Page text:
|Country of origin||United States|
|Applications||Crewed reusable lunar lander|
|Launch mass||~1,320 t (2,910,000 lb)|
|Length||50 m (164 ft 1 in)|
|Width||9 m (29 ft 6 in)|
|Maiden launch||NET 2024|
|Derived from||SpaceX Starship (spacecraft)|
|Powered by||Raptor, RCS thruster bank|
|Propellant||CH4 / LOX|
Starship HLS, or Starship Human Landing System, is a lunar lander variant of the Starship spacecraft that is slated to transfer astronauts from a lunar orbit to the surface of the Moon and back. It is being designed and built by SpaceX under the Human Landing System contract to NASA as a critical element of NASA's Artemis program to land a crew on the Moon no earlier than 2026.
The mission plan calls for a Super Heavy booster to launch a Starship HLS into an Earth orbit, where it will be refueled by multiple Starship tanker spacecraft before boosting itself into a lunar near-rectilinear halo orbit (NRHO). There, it will rendezvous with a crewed Orion spacecraft that will be launched from Earth by a NASA Space Launch System (SLS) launcher. A crew of two astronauts will transfer from Orion to HLS, which will then descend to the lunar surface for a stay of approximately 7 days which is to include five or more EVAs. It will then return the crew to Orion in NRHO.
In the third phase of its HLS procurement process NASA awarded SpaceX a contract in April 2021 to develop, produce, and demonstrate Starship HLS. An uncrewed test flight is planned for 2024 to demonstrate a successful landing on the Moon. Following that test, a crewed flight is expected to occur as part of the Artemis 3 mission, no earlier than December 2025. NASA later contracted for an upgraded version of Starship HLS to be used on the Artemis 4 mission.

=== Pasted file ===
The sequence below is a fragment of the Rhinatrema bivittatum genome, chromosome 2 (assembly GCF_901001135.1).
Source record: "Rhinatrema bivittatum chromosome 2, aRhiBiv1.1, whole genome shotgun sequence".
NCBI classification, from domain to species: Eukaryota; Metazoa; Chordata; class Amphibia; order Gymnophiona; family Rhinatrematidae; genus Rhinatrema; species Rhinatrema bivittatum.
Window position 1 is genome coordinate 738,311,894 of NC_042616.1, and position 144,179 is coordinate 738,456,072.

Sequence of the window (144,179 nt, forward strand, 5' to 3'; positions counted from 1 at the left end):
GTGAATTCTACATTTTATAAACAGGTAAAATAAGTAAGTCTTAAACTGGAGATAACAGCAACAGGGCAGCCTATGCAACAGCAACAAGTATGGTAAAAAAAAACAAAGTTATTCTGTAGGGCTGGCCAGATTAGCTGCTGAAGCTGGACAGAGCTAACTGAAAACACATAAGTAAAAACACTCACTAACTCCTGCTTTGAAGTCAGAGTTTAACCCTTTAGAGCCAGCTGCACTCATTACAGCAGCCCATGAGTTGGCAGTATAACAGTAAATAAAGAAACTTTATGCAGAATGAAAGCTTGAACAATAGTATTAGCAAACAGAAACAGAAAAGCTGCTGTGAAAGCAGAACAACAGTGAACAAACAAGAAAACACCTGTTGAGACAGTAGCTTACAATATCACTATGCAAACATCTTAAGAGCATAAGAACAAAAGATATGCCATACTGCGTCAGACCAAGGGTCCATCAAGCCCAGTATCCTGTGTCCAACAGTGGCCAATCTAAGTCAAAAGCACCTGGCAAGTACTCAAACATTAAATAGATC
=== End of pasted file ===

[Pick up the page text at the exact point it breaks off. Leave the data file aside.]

Starship HLS is a variant of SpaceX's Starship spacecraft optimized to operate on and around the Moon. In contrast to the Starship spacecraft from which it derives, Starship HLS will never reenter an atmosphere, so it does not have a heat shield or flight control surfaces. In contrast to other HLS designs that proposed multiple stages, the entire spacecraft will land on the Moon and will then launch from the Moon. Like other Starship variants, Starship HLS has six Raptor engines mounted at the tail which are used when the Starship HLS acts as the second stage during the launch from Earth. They are also used as its primary propulsion system in all other flight phases. Within 100 meters of the lunar surface, the variant will utilize high‑thrust RCS thrusters located mid‑body to avoid plume impingement problems with the lunar regolith. The thrusters burn gaseous oxygen and methane instead of the liquid oxygen and methane used by the Raptors.: 50:30 However, these thrusters may not be needed. Starship HLS is supplied with electrical power by a band of solar panels around the circumference of the vehicle.
Starship HLS requires in-orbit propellant transfer in its mission profile. Prior to the launch of the HLS vehicle from Earth, a Starship variant configured as a propellant depot would be launched into an Earth orbit and then partially or fully filled by between four and fourteen[a] Starship tanker flights carrying propellant. The Starship HLS vehicle would then launch and rendezvous with the already-loaded propellant depot and refuel before transiting from Earth orbit to Lunar orbit.
Starship HLS incorporates the following design characteristics: